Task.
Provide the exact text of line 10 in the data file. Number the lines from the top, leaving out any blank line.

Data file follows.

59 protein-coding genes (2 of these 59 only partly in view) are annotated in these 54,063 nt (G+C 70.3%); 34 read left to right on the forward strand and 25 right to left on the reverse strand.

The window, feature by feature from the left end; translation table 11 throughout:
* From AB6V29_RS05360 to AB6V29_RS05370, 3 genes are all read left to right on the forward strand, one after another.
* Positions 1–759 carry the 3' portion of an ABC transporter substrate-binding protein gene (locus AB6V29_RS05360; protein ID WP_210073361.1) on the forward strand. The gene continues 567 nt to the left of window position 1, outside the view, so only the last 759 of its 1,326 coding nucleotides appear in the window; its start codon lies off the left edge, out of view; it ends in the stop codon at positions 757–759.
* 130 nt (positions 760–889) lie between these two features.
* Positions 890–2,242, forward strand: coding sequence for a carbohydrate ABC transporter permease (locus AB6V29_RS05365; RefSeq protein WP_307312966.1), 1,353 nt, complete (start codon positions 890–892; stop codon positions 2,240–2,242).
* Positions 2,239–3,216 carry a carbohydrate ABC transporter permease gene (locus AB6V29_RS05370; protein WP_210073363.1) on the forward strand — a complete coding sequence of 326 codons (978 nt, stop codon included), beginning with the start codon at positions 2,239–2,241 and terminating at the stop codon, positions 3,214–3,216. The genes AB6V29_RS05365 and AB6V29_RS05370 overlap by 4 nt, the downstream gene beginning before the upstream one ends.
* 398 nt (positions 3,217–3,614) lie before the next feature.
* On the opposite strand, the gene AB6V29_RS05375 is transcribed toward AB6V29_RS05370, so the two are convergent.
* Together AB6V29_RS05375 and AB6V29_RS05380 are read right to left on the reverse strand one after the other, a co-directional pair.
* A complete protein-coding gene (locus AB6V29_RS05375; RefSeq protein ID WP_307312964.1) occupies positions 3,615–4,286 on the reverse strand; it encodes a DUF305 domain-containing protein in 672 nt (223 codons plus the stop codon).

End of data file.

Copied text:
* Together AB6V29_RS05375 and AB6V29_RS05380 are read right to left on the reverse strand one after the other, a co-directional pair.